• $\begingroup$ Thank you, this looks like a strong version with very specific assumptions. I'am looking for a simplicial version which is the analogue of the topological version, the one I have written in the question. I'm juste little bit surprised that there is not such analogue in the literature, as far as I know. But may be I'm wrong. $\endgroup$ – Ilias A. Oct 15 '15 at 19:49

No. Let $Y$ be $\Delta^1$ and let $X$ be the boundary of $\Delta^2$. Map $X$ to $Y$ by the simplicial map taking vertices $0,1,2$ to $0,1,1$.

In effect, by just looking at fibers over vertices you are not getting a grip on fibers over interior points of simplices.

(Edited later: This is wrong: I overlooked the requirement that $X$ and $Y$ should be Kan complexes. But the examples given by others in the comments make the same point without being wrong.)

  • $\begingroup$ in my version, X and Y are Kan complexes. Can you provide a counterexample? $\endgroup$ – Ilias A. Oct 15 '15 at 18:32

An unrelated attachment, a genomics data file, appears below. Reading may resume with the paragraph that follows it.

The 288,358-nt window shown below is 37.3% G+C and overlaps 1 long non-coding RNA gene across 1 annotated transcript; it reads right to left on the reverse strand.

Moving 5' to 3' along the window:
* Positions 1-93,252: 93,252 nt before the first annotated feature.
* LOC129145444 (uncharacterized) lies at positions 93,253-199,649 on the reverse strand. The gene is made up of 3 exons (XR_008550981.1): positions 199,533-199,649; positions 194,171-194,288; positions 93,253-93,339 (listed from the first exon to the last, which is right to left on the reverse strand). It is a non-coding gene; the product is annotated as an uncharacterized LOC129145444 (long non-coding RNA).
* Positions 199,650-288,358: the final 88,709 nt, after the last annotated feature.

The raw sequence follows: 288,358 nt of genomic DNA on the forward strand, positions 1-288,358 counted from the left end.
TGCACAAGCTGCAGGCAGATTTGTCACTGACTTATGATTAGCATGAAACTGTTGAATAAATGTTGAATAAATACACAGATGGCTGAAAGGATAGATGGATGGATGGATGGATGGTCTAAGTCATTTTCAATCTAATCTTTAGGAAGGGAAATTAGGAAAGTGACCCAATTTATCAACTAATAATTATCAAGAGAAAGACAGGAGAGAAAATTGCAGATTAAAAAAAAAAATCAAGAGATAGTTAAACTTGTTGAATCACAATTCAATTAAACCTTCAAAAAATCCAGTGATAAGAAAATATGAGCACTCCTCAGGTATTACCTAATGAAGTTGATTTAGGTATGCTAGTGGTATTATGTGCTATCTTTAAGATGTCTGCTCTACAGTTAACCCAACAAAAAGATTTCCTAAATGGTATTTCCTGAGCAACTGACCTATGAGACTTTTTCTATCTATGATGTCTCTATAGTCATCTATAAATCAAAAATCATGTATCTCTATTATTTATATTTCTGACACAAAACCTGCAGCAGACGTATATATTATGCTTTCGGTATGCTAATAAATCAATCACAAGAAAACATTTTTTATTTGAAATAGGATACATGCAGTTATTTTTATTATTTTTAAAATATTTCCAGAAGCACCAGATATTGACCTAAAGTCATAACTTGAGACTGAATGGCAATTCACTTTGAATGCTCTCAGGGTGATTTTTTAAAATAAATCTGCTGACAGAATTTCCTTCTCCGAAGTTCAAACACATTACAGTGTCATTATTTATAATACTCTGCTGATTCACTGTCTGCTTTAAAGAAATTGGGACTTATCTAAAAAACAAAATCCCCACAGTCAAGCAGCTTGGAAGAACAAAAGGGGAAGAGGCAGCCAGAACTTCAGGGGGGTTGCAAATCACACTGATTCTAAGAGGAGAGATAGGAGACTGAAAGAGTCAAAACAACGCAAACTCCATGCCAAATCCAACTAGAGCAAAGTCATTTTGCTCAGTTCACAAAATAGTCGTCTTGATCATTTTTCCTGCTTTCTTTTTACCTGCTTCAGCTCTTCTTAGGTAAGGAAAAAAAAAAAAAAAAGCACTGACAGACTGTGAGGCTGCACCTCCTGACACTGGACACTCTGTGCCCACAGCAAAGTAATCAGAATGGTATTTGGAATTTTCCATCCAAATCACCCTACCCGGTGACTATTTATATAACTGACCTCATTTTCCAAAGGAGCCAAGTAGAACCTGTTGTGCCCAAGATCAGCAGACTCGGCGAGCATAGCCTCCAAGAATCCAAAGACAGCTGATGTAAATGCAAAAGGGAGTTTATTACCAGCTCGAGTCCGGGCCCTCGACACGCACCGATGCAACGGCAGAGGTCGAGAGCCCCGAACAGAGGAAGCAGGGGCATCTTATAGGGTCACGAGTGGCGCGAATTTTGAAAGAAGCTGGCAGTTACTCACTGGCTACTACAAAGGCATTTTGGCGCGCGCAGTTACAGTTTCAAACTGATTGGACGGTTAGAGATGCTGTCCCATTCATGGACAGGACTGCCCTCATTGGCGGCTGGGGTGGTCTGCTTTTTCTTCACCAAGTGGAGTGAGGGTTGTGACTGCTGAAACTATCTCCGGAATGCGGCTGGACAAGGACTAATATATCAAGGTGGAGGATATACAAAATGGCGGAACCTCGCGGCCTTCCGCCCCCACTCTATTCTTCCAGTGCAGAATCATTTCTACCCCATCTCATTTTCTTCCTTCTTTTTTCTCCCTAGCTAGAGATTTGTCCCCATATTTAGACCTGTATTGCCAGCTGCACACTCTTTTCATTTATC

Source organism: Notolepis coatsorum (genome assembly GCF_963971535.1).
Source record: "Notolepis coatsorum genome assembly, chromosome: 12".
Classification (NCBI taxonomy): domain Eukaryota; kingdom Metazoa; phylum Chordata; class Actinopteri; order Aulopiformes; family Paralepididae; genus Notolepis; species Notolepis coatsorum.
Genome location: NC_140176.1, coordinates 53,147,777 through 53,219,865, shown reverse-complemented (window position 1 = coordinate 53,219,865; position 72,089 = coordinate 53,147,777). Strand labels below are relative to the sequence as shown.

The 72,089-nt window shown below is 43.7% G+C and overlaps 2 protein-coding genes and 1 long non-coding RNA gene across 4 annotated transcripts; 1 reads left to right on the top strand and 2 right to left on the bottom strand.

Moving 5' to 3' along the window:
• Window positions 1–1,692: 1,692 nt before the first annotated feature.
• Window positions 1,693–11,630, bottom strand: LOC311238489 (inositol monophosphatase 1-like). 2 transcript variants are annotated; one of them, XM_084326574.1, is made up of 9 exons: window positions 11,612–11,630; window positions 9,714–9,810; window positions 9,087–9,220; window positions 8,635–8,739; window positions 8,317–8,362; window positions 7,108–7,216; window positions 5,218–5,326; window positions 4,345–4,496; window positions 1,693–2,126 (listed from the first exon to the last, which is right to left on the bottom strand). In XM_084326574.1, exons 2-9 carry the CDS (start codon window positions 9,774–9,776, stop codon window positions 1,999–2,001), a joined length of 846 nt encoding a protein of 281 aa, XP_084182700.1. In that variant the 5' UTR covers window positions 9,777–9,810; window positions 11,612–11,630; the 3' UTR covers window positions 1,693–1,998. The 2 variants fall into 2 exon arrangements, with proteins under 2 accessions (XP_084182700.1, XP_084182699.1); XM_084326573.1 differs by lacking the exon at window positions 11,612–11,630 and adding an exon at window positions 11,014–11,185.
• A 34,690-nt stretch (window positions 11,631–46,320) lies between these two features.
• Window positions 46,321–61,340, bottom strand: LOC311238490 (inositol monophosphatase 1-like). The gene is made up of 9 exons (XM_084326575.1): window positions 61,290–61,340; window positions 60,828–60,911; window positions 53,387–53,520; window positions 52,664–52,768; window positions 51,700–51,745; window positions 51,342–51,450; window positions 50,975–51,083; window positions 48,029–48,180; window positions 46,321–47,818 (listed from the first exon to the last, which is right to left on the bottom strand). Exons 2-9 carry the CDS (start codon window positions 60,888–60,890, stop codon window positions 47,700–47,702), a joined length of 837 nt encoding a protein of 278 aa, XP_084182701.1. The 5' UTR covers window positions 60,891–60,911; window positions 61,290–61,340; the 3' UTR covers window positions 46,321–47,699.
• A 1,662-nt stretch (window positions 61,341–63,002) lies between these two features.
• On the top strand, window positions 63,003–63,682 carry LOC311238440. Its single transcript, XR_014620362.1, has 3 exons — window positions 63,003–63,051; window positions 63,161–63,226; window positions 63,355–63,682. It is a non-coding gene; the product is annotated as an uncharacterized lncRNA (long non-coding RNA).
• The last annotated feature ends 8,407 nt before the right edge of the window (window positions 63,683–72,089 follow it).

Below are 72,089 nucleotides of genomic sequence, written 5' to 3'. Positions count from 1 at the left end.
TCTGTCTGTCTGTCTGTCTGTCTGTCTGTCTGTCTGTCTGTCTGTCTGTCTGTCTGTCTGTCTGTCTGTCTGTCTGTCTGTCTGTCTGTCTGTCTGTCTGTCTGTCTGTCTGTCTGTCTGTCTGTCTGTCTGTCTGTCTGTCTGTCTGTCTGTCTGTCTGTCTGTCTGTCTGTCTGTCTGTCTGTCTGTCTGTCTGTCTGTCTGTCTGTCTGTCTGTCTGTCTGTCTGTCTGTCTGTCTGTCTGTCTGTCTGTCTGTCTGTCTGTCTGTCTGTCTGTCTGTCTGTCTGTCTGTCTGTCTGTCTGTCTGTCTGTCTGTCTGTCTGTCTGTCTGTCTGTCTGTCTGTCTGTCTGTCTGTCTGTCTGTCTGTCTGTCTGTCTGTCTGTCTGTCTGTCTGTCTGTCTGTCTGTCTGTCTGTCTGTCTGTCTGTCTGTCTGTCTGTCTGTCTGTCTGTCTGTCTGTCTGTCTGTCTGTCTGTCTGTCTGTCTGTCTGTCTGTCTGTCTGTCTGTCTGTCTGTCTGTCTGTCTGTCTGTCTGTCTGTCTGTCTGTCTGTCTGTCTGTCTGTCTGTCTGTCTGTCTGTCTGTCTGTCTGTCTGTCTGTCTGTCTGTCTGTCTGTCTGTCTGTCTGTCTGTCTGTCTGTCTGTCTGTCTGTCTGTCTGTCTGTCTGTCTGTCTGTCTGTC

• 2
    $\begingroup$ Let $X$ be the nerve of the groupoid with one object and two automorphisms (also known as the classifying space of $\mathbb{Z}/2$). Then $X$ is a Kan complex with just one vertex but the corresponding map $\Delta^0 \to X$ does not induce an isomorphism on $H^1$ with coefficients in $\mathbb{Z}/2$ $\endgroup$ – Yonatan Harpaz Oct 15 '15 at 20:13
  • 2
    $\begingroup$ The map $\Delta^0 \to B(\mathbb{Z}/2)$ is not surjective, which is one of the requirements in the question, @YonatanHarpaz. $\endgroup$ – Omar Antolín-Camarena Oct 15 '15 at 21:16
  • $\begingroup$ Right. So take instead the map $B(\mathbb{Z}/2) \to \Delta^0$. $\endgroup$ – Yonatan Harpaz Oct 16 '15 at 15:24
  • $\begingroup$ Sorry, then the fibers are not contractible. $\endgroup$ – Yonatan Harpaz Oct 16 '15 at 15:38